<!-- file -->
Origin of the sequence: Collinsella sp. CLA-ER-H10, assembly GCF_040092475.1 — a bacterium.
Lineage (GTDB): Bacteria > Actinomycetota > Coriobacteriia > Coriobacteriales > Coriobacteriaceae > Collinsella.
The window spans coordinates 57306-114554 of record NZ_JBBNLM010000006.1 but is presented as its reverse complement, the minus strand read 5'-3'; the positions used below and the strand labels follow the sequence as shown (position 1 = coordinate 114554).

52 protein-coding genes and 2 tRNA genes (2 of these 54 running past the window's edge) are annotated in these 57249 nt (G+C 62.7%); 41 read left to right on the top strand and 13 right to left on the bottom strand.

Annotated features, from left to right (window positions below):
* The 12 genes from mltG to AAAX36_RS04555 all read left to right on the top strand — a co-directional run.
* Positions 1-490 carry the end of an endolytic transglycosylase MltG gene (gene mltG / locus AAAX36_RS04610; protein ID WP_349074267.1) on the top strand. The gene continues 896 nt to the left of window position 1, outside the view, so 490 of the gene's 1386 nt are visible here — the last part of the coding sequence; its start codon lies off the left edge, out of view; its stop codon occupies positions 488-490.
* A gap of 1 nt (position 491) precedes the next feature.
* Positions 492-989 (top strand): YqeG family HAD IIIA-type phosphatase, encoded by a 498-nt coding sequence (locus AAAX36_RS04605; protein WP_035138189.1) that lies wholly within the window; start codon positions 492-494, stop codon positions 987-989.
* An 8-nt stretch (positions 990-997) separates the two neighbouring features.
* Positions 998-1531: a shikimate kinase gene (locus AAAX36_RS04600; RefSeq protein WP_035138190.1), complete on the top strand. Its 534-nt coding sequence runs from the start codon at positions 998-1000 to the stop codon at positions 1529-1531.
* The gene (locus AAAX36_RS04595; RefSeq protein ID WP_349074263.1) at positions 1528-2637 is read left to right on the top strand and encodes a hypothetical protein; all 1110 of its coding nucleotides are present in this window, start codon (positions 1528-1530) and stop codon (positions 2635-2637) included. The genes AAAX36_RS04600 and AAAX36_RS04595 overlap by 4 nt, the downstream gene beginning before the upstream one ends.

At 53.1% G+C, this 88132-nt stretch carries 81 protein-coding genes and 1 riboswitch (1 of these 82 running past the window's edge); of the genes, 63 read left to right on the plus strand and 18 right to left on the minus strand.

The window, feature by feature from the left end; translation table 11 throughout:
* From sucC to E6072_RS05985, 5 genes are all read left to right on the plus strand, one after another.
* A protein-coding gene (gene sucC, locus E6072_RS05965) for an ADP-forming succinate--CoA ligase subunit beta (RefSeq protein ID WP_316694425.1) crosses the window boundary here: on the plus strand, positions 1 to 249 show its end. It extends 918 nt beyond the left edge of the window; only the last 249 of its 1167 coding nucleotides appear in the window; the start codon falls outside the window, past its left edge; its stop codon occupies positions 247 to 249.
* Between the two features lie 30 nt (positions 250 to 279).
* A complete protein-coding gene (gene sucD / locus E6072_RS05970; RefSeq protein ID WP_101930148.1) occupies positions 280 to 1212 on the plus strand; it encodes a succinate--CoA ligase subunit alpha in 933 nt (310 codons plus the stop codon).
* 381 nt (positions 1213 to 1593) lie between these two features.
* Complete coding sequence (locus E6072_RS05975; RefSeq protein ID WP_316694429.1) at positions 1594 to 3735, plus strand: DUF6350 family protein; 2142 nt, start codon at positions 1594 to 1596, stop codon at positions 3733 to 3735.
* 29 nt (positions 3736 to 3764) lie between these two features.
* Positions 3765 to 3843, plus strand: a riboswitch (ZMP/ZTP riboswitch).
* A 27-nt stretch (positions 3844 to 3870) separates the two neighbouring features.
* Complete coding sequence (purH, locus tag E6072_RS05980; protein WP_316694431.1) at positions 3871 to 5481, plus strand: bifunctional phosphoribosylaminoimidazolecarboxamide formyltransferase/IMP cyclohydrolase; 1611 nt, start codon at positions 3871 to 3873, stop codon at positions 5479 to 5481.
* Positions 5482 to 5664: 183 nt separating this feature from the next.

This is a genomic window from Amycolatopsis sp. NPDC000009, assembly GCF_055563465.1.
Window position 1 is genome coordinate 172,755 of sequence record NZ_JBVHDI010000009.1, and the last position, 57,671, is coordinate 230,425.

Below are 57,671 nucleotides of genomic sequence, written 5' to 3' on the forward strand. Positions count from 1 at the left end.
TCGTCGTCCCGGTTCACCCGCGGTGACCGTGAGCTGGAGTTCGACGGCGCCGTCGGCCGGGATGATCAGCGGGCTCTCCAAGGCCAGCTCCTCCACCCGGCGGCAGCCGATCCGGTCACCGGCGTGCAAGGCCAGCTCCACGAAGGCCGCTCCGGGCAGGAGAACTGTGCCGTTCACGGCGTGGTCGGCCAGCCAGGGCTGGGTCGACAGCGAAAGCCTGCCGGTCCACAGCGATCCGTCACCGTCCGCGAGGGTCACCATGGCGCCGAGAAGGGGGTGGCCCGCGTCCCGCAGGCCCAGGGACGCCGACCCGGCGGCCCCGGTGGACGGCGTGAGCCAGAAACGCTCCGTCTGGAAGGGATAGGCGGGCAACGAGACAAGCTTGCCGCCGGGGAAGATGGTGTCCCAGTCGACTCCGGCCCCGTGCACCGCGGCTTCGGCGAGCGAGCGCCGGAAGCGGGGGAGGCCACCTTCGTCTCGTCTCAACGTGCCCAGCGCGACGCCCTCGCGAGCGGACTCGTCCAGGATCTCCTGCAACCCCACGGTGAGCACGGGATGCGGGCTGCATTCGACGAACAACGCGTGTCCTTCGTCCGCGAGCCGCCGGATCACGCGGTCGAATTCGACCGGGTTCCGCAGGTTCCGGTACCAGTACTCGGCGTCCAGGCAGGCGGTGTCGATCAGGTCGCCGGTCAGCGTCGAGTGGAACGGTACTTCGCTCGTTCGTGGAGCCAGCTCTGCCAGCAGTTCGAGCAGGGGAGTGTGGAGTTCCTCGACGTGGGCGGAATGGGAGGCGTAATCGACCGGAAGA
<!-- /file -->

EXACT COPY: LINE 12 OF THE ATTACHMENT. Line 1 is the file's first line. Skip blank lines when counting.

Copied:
* The gene (locus AAAX36_RS04595; RefSeq protein ID WP_349074263.1) at positions 1528-2637 is read left to right on the top strand and encodes a hypothetical protein; all 1110 of its coding nucleotides are present in this window, start codon (positions 1528-1530) and stop codon (positions 2635-2637) included. The genes AAAX36_RS04600 and AAAX36_RS04595 overlap by 4 nt, the downstream gene beginning before the upstream one ends.